Book Summary:
In 2025, the “youthification” of democracy has inspired younger candidates to challenge the ineffective and dishonest gray-hairs in Congress. Running for student body president at an Indiana high school in 2025, political novice Brit Kitridge takes on incumbent Matthew Boltanski, who, with help from a mystery backer, already has his eyes set on Washington. Brit gains courage and insights from a wise history teacher on how to win, but ultimately finds a maze of deceit and corruption in her school. Is exposing the truth enough to win the election?

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1. What book or author inspired you to start writing?
J.D. Salinger—Catcher in the Rye.

2. Does your family support your writing career? Were any of them instrumental in the creation process?
Well, sometimes, and they were supportive.  But in the end writing was a solitary sport for me.  Good thing I never kept score or I would have given up.

3. How important is reading other authors to your own writing?
Very.  I like seeing how they solve universal character and plot challenges.  Writing style and dialog are also worth checking to out.  I admire writers who are great with dialog.

4. What’s your favorite under the radar novel?
If you mean novels that don’t have a famous name attached, I like anything by Marc Talbert and Fred Dillen.

5. How critical are you of your own work compared to reading other authors?
Very critical in the sense that I’m always trying to get better. Perfection is never achievable but it helps to pretend that it is.

6. What is your favorite time of day, season, and place to write? Why?
I write every day, even if it’s only a couple of sentences that I later disregard. I prefer mornings after a good night’s sleep.  I take my laptop everywhere in case I find myself with spare time.

7. What is the most unusual or surprising element of your writing routine?
I’m not sure it’s unusual or surprising, but daily writing is like fighting a war with your innate laziness or fear of failure.  You can’t win or get better if you don’t constantly struggle.  I think that’s true for any worthy pursuit.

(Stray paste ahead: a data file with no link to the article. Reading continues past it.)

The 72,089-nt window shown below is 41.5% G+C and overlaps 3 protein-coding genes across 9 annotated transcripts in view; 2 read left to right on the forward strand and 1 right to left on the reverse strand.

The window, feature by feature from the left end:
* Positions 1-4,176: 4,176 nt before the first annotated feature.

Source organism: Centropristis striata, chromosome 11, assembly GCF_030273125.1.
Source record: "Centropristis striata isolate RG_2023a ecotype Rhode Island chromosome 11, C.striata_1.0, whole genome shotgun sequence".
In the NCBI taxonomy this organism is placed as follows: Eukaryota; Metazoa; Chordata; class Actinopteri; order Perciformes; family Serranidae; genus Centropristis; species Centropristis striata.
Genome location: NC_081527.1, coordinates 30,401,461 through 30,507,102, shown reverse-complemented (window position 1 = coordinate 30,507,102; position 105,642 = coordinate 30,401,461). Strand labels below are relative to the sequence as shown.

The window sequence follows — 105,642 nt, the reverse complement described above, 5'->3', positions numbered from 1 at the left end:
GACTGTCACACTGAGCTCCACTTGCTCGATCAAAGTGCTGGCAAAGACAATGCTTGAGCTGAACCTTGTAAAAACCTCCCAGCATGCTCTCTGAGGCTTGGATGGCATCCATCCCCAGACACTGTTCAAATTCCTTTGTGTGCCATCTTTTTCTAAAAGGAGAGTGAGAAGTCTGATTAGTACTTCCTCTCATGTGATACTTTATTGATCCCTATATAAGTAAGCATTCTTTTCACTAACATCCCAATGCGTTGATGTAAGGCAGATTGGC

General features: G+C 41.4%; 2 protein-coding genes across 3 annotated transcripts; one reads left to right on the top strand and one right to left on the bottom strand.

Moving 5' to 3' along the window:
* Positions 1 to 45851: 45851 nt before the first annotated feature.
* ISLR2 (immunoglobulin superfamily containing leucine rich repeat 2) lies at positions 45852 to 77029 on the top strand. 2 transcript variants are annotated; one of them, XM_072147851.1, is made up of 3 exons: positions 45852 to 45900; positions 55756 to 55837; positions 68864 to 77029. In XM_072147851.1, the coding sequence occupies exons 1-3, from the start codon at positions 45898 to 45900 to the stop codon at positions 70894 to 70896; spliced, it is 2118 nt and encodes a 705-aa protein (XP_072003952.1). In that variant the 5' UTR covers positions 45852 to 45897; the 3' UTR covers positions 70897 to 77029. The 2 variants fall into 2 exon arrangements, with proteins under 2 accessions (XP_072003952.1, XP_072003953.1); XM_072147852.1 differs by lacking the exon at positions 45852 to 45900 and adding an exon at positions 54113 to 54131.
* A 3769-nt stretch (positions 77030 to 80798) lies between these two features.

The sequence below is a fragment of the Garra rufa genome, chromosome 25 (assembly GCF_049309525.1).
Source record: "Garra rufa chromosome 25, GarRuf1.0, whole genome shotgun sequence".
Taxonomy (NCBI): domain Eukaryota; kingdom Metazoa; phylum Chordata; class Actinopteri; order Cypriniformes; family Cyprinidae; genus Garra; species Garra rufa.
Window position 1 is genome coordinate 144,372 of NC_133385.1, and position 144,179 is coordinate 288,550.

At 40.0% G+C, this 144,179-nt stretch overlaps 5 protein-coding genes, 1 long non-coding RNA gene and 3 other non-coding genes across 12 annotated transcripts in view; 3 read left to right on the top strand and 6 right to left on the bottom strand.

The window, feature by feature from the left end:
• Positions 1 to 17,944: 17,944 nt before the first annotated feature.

8. Do you start out with a concrete plot or let an idea or ideas lead you?
Never anything too concrete.  A character or two and a situation they are in is enough for a start.  Writing would get boring if you knew what you had to write everyday.  Improvisation and self-discovery are the joys that keep me going.

9. How much did real world people influence your characters and do you feel a debt to them?
All my characters are amalgams of real people.  Not always intentionally; sometimes they alchemize in my imagination.  I feel a debt to everyone I have ever met or read about.

10. How did you balance writing your story your way and giving readers what they want?
I did five or six significant drafts of beginner’s guide. Giving the readers what they want is not authentic if it’s not what you want too.  In the end you compromise between the two, but as little as possible.

11.  What did you edit out of the book?
I don’t clearly remember now.   Adding, eliminating, rearranging plot and characters goes on from start to finish.  In beginner’s guide, I edited out everything—word, sentence, and paragraph—that I thought was gratuitous.  The final draft barely resembled the first.

12. Do you read, or plan on reading, reviews of this book? If so, how do you deal with the good and the bad ones?
I read them all eventually.  The ones that have the most impact are those that contain insights into the story that I never thought of.  It just goes to show how powerful your subconscious is.